Chrysostom implies that the same situation obtained in the East, Hom. 2 de patientia Iob[Editorial Note 79]. The husband of one wife, he says, not in the manner in which it is observed in the churches now; for a priest should be adorned with absolutely complete chastity. And before Chrysostom, Epiphanius, in Haeres. 59, ch. 4,[Editorial Note 80] in giving a general description of the condition of the Church, says: She by no means admits to the order of Deacon, Presbyter, Bishop or Subdeacon anyone who still lives in matrimony and seeks to have children, even though he be the husband of one wife, but only him who refrains from intercourse with his wife or has been bereft of her; this is particularly true of those places where the Ecclesiastical canons are carefully observed. Yes, but you will say, still in some places Presbyters, Deacons and Subdeacons do beget children. I reply that this is not done on the authority of the Canons, but by the slack thinking that sometimes afflicts people. And similarly at the end of his books about Heresy[Editorial Note 81] in the exposition of the faith, he includes this among Catholic doctrines and customs. The priesthood, he says, preferably consists of an order of virgins, or if not of virgins, certainly of Monks. And if suitable men are not available from the order[Editorial Note 82] of Monks to undertake that function, priests <20r> are customarily appointed from men who abstain from their wives or who, after a single marriage, are in a state of widowhood. Thus Epiphanius; and from this you may also believe to be true the general statement that Jerome made in the book against Vigilantius in the Year 404, saying: What will the Churches of the East do? What will those of Egypt do and those of the Apostolic see? who accept virgins or abstainers as Clergymen; or if they have had wives, they cease to be husbands. But when Epiphanius published his books about heresies in the Year 374, in which (as above) he states that clergymen abstain from their wives particularly in those places where the ecclesiastical canons are observed, it is evident that before the year 374 such canons had been formulated as much in the Eastern as in the Western Councils, and that the ecclesiastical law had already by that time become universal. Since therefore these canons could not have been laid down before the Council of Nicaea, and the only allies of the Westerners from whom this custom came into the East, were the Egyptians and those in the East who adhered to Athanasius, the following conclusion may not improperly be drawn. That Athanasius in the reign of Constantius, while spending a good long time in the West travelling through its Provinces of Italy and Gaul, and observing their ways, and also enjoying an intimacy with Hosius, learned to regard this practice of continence, which had flourished in the West from the time of the Council of Eliberitanum (if not before), as pious and akin to monastic principles. Then returning home after the Council of Sardica, as he had formerly transferred monasticism from Egypt to the West, so now in return he brings Western continence with him back to Egypt. And after the death of Constantius, he took pains that it be propagated throughout the East, together with his creed, while certain westerners, such as Eusebius of Vercellae and Lucifer of Calaritanum, who were at that time living in the East, promoted the enterprise, and the Councils of the Athanasians which were subsequently held throughout the East and Egypt embodied it in their canons.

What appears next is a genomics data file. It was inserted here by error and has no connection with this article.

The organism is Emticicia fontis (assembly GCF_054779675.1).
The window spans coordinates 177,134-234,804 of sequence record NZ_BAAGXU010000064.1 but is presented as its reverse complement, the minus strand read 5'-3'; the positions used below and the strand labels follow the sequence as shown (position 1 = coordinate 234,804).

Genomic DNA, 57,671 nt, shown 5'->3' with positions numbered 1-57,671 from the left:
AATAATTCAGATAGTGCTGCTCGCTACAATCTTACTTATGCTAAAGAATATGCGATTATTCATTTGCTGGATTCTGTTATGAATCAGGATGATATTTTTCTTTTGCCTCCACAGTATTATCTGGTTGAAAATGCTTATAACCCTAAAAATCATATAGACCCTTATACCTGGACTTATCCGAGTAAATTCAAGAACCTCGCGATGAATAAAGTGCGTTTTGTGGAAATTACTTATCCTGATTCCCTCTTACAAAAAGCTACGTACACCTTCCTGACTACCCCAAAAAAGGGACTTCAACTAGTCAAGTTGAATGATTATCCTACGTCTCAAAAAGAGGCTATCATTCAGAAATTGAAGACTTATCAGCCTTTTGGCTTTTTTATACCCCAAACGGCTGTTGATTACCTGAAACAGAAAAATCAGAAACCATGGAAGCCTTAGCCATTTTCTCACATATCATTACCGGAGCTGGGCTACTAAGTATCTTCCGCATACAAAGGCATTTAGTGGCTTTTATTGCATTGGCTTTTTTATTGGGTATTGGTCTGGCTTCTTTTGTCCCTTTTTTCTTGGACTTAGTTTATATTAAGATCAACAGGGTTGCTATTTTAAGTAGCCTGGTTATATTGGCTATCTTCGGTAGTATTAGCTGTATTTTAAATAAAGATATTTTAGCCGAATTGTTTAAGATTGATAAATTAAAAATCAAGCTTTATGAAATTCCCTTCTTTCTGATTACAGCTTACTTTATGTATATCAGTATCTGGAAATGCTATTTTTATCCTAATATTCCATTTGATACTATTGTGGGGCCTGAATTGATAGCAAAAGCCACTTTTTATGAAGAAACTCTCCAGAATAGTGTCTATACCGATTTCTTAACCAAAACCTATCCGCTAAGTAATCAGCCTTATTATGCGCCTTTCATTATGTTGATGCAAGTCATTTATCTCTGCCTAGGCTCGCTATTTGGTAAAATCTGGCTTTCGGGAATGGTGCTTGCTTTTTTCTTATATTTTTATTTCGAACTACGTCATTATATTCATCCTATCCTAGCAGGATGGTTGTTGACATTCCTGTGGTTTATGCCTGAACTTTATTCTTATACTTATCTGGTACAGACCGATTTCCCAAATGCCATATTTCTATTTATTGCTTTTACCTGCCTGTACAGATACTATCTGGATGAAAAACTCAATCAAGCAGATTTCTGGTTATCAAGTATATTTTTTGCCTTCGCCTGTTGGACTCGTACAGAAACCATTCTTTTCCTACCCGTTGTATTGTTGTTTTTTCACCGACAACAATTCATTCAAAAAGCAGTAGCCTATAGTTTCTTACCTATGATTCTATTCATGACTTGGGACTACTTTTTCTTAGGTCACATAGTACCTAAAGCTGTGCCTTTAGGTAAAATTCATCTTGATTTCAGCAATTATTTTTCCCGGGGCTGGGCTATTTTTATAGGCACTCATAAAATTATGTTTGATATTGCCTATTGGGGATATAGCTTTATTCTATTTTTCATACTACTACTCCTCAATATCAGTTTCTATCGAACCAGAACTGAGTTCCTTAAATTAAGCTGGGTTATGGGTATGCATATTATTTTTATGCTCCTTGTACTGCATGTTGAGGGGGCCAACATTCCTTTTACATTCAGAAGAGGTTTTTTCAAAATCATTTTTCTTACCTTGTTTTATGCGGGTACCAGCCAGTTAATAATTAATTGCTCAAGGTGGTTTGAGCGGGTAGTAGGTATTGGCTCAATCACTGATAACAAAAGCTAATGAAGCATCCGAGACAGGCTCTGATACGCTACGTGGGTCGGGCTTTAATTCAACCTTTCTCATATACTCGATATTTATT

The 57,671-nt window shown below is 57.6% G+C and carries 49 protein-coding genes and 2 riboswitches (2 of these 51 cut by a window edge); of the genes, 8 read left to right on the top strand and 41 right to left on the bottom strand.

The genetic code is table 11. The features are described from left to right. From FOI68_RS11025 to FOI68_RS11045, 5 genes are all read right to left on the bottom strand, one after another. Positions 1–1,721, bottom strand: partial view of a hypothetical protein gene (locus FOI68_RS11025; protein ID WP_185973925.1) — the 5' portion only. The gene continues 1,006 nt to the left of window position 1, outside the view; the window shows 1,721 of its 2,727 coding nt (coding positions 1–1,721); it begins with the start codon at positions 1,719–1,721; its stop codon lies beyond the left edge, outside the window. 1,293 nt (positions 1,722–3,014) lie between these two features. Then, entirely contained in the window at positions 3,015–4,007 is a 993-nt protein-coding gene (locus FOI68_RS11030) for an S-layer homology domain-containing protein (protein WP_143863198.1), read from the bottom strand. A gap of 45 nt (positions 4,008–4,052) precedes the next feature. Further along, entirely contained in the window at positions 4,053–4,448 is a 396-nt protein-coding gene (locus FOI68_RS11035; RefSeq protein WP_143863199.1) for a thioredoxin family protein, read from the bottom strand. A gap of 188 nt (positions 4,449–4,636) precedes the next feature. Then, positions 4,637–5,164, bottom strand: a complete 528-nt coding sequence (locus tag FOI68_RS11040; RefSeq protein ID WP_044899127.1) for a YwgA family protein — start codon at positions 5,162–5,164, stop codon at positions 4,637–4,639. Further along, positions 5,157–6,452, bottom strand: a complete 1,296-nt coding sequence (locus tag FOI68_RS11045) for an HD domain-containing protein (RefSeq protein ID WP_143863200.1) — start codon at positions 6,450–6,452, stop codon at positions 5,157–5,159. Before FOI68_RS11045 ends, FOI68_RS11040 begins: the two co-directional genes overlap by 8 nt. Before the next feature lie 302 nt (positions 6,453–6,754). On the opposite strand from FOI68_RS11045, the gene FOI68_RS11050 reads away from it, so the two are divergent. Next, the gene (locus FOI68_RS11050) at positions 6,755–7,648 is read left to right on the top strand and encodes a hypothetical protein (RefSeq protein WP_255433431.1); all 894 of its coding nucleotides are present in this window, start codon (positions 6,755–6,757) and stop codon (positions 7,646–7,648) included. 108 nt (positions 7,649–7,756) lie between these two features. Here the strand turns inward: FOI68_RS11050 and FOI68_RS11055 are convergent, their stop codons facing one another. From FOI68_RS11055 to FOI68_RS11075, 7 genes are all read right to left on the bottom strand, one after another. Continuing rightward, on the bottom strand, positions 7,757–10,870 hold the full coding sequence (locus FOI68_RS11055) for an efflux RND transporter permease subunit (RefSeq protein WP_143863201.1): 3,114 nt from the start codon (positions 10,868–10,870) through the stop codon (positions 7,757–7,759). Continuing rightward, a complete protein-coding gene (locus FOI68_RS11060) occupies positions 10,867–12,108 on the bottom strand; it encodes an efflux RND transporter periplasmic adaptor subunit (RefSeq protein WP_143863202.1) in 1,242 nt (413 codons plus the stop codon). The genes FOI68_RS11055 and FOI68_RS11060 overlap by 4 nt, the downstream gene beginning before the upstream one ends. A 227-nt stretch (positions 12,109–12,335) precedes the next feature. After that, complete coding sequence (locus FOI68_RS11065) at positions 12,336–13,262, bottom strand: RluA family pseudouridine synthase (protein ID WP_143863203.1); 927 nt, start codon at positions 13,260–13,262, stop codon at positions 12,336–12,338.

From that time therefore this rule became universal; but learn from Augustine how foreign it is to true religion. He speaks as follows at the end of bk. 2 of <21r> de adulterinis conjugijs[Editorial Note 83]: The Lord has said, Everyone who divorces his wife except for fornication makes her commit adultery.[Editorial Note 84] Undoubtedly the reason is that though she was virtuous with her husband, now that she has been dismissed, she is compelled by her incontinence to have intercourse with another man while the former one is still alive, and this is to commit adultery. And even if she does not do it, nevertheless he has done as much as he can to make her do it, and God will impute this to him as a sin, even if she remains chaste. But who would not know how very rare are those women who live so virtuously with their husbands that even if they are dismissed by them, they do not try to find others. Thus Augustine speaking of Laymen, to which the case of the Clergy which we are discussing is almost identical. And lest you should think that married Clergy abstained from their wives voluntarily[Editorial Note 85], listen also to what Augustine writes about this subject in the same treatise[Editorial Note 86]. When, he says, we attempt to deter men who have dismissed their wives from perishing by their persistence in adulterous marriages, we customarily place before them the continence of the clergy. The clergy are generally constrained against their will into accepting that burden [of continence], but once they have accepted it, they carry it through right to the due end of their lives. We say to them: What if you too were constrained by the compulsion from the people to accept this,[Editorial Note 87] surely you would stick to your duty in chastity, instantly turning to the lord to obtain the strength that you had never before imagined. But honour, they say, would be a very great consolation[Editorial Note 88] to them. We reply, but a greater fear would restrain you too. For if many ministers of God have taken up this burden that is suddenly and unexpectedly thrust upon them, in the hope that they will shine more brightly in Christ[Editorial Note 89], how much more should you live continently, avoiding adultery, not because you fear to shine less brightly in the kingdom of God but because you fear to burn in the fires of Gehenna. How much better therefore would it have been to co-opt only celibates into the Clergy, as the Papists now do (not that I approve of this) than to undo those whom god has joined and Christ commanded not to be disunited by anybody. But it pleased the Athanasian Doctors to negate the laws of Christ by contrary laws, and under a false appearance of chastity <22r> to convert the chastest marriages into adultery; to whom belong not adulterers only but all the disciples of Athanasius who have taken an active role in passing laws or executing them or who have consented to such laws.